There is something of a unique style to this work. Greene avoids a strictly linear description of his life. Instead, he offers passages and sections that are entirely associative in his memory. Thus the reader not only discovers about the books that interested him as a child and young man but incidents he later saw as populating his fiction--although he claims to have been unaware of it at the time of his writing.

Too, there are especially interesting notes towards the end. Greene learned much from his initial lack of success. And he describes what amounts to a guideline for writing that rejected the imitative failures he produced for Doubleday and Hienemann following the surprise success of The Man Within.

There is much atmosphere and mood to his description of working at The Times as a sub editor. And it is equally appealing to see his descriptions of working with his editors at Heinemann and Doubleday. This was the heyday of the novel, a literary age that is all but unrecognizable to the contemporary world. The Western world itself, of course, was much more literary. Newspapers provided for the immediacy of news, while novels and magazines devoted to short stories outpaced even the motion pictures as a venue for entertainment and enlightenment. And Greene was there in its midst, almost failing. So near was he to doing so that he came close to accepting a teaching appointment at Chulalongkorn University in Bangkok. The book ends on his meeting with his friend, the department chair at the university, who offered him the job. It is some twenty years later, and Greene remarks upon the man's once promising career as a poet, which he allowed to slip away because of initial failures, leading to his exile in Siam. Only by the surprise success of Stamboul Train did Greene himself escape the same fate. ( )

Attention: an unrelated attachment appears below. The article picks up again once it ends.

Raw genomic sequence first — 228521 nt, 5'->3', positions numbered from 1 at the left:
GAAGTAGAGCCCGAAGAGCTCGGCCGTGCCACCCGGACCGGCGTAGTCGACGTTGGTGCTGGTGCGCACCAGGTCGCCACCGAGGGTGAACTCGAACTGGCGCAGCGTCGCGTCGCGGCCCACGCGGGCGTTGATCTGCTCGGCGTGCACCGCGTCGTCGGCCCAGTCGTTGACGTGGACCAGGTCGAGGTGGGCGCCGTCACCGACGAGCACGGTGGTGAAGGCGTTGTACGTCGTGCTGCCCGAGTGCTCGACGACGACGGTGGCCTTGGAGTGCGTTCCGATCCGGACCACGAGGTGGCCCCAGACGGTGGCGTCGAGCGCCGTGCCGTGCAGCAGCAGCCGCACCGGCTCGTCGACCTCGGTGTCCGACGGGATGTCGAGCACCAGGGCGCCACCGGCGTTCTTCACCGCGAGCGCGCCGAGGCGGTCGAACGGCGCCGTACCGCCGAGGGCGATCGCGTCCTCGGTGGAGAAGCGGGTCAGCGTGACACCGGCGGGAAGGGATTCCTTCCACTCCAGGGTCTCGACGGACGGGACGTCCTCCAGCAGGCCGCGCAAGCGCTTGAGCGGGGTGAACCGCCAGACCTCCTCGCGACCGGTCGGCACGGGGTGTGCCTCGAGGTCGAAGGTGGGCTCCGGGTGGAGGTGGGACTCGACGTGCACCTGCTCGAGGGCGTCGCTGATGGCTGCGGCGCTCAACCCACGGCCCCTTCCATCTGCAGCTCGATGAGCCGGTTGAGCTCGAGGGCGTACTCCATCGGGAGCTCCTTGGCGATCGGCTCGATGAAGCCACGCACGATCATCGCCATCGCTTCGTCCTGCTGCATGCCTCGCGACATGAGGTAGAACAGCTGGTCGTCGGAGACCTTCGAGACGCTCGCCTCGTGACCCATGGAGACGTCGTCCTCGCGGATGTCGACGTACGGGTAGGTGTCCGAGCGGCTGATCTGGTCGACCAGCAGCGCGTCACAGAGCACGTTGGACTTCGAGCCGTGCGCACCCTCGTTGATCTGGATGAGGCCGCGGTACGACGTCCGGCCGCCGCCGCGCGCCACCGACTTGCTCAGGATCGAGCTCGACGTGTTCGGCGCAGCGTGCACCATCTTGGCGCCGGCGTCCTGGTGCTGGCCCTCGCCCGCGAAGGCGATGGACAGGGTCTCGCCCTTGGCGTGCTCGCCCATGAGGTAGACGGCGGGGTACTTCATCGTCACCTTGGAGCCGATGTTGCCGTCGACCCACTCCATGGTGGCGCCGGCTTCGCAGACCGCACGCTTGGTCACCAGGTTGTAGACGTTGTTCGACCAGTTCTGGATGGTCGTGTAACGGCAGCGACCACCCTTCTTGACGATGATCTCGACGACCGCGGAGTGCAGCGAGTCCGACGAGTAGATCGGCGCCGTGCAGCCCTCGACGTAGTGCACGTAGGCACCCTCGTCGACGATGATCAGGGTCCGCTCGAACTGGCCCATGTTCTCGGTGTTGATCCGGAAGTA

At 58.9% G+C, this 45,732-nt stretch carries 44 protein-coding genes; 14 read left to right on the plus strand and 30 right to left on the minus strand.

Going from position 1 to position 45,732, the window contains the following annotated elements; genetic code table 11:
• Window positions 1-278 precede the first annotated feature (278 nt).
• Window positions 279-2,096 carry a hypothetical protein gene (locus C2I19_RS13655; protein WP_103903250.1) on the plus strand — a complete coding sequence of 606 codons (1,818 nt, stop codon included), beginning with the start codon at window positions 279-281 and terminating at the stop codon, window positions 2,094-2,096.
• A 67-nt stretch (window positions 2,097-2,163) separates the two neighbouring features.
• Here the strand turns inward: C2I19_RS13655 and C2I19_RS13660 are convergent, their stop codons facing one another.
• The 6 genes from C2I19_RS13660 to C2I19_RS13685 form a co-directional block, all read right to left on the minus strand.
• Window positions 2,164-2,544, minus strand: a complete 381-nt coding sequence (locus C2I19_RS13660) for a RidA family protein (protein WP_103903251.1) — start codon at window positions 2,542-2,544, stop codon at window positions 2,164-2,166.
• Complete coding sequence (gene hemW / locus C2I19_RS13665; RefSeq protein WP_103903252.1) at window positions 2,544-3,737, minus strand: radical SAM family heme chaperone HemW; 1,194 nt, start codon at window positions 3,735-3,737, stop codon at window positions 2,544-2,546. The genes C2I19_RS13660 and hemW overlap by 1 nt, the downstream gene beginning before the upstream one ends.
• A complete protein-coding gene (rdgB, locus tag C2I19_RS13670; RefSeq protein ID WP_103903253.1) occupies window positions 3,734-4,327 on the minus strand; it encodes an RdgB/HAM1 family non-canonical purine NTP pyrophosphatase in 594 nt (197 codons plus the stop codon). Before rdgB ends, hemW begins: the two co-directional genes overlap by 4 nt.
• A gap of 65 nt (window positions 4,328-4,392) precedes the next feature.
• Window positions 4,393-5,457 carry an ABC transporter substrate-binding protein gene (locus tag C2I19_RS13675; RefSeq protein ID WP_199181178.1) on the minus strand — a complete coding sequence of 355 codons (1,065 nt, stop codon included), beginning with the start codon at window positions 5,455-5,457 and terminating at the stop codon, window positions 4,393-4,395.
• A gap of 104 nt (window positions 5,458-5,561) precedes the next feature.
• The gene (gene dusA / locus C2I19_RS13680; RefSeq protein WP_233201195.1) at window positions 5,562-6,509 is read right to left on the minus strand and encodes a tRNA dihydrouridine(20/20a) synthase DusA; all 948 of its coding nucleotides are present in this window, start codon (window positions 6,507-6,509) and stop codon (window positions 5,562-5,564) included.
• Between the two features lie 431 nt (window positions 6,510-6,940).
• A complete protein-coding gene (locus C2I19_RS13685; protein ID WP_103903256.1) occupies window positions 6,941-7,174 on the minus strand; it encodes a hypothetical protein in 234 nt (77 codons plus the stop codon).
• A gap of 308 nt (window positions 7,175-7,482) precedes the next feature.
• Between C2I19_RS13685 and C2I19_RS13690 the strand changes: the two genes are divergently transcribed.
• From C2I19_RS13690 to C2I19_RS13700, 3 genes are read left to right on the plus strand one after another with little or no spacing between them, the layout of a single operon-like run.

PaulCornelius | Apr 12, 2020 |
Graham Greene explains the odd title of his 1971 memoir of his youth, "A Sort of Life," in its very first sentence: "An autobiography is only 'a sort of life' -- it may contain less errors of fact than a biography, but it is of necessity even more selective: it begins later and it ends prematurely."